The sangoma sat opposite her, her eyes closed. William was staring at her. ‘What did you see?’ he asked her. She wanted to tell him but the sangoma’s words interrupted her. ‘Karabo! Be careful what you tell him. He is still neither good nor bad!’ she shouted, widening her eyes so that they shone bright yellow.

‘Yes Ma,’ said Karabo, her voice felt feeble and small. ‘I think we must be going Ma, thank you’.

‘I see,’ said the sangoma, her voice and downturned mouth clearly showing her disappointment. ‘Go now but remember what I say about the sea rat. He is likely to disappoint you. As you will see…in time.’ Karabo turned to look at William who rolled his eyes at the sangoma. Slowly the old woman got up, indicating to Karabo and William to do the same. ‘Come back

every weekend. The ancestors need more time with you, and they cannot wait,’ she stated. Karabo rose unsteadily, rubbing her head, ‘I will come,’ she said, her voice speaking before she could think.

Karabo always felt limp after one of her dreams. She climbed back into the car, exhausted from her walk back up from the sangoma’s hut, and curled up in the car seat to stare out of the window, saying nothing to William. The sangoma’s words rang in her ears — William wasn’t to be trusted. It’s what the sangoma always said. She’d told William before that he was in a battle of good and evil — and if he didn’t guard against it, the evil would overcome him and he’d end up like his father. Karabo thought that William had proved himself by helping them escape the cave in Zimbabwe. Why did the sangoma keep on saying that William was still haunted by his dark side? Karabo closed her eyes and fell asleep, and only woke up as they drove back into Dayeton College.

As she climbed out of the car, William pressed her for an answer. ‘Karabz, what did you see?’

What difference did it make if she told him what she saw? What good or bad could happen as a result? The sangoma was being overly sceptical because she hated William, so she decided to tell him.

‘I saw your father,’ she said, watching William’s face. ‘He’s in Madagascar. He’s building his own version of Libertalia. Like he said he would,’ she said. As the words tumbled out, Karabo felt a mixture of exhaustion and relief flooding her body as she finally shared the vision with him.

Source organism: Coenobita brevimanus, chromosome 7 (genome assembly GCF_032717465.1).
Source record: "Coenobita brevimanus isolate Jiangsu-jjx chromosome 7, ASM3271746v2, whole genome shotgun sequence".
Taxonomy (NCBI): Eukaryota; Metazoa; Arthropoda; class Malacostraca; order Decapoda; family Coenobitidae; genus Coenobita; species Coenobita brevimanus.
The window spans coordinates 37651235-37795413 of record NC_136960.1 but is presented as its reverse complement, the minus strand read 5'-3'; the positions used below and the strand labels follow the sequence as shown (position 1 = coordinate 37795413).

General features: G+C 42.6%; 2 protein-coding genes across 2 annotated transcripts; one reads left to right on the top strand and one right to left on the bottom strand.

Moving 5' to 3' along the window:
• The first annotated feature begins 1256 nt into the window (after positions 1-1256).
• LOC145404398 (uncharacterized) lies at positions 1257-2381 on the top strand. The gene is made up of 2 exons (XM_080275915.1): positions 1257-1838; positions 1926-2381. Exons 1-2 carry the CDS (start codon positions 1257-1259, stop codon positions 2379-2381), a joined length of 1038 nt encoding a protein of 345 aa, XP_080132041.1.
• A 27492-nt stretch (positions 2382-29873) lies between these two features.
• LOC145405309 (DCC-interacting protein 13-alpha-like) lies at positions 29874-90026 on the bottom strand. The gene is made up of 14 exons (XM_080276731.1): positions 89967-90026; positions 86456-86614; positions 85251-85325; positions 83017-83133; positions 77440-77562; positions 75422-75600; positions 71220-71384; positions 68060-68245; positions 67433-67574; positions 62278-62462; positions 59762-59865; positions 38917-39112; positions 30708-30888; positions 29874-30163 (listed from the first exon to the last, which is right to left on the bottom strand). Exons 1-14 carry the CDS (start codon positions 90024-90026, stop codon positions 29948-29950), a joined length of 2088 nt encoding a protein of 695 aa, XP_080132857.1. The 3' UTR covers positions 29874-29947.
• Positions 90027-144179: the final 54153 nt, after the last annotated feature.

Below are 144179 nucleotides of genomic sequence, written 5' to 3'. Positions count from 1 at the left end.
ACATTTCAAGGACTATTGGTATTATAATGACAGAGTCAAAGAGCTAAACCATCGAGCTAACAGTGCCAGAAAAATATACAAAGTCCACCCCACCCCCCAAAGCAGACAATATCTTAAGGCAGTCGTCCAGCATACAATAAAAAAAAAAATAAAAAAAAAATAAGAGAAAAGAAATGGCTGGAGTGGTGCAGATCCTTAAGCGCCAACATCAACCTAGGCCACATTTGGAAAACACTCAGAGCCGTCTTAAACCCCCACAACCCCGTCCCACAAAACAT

William’s eyes widened and he mouthed Madagascar to himself. ‘Of course,’ he said softly, walking around the car to Karabo and grabbing her by the shoulders as he drew her towards him.

‘You’re absolutely amazing Karabz!’ She smiled a shy smile in response, enjoying the closeness of her body to his, despite her resolution to feel nothing for him.

His lips touched hers before she realised what was happening. Her heart felt as though it was on fire, swelling in her chest until she felt like she couldn’t breathe. Gently he drew away and looked at her with his wide green eyes. ‘Um, I’m sorry,’ he mumbled, as his hands dropped away from her shoulders and he stepped away. Slowly his eyes glazed over. She watched him transform from the person she knew he could be — the person who burned her up inside — back into the stone man he had been the whole morning.

‘I’m not sorry,’ she whispered back at him, as she watched him struggle with how to deal with her. Now that he had kissed her, he frowned at her, confused. ‘Look, it was a mistake, OK. You’re dating Buzz and that’s cool… I have to go, um…thanks for telling me about my dad,’ he said, his words streaming out rapidly as he locked the car and walked away.

Karabo felt her swollen heart shrink in her chest, until it was   so tiny it was no bigger than a pea. She put her hand to her chest and could barely feel her heart beating. He thought she was dating Buzz. Really? Was that why he had been so off? It couldn’t possibly be that — he didn’t care if people dated or not. William just always got what he wanted. She drew in a breath, still holding onto her tiny heart. As she felt the tears welling up, she closed her eyes and pursed her lips together tightly. She couldn’t keep on doing this; it just hurt too much.


Question: Why does Karabo feel so confused?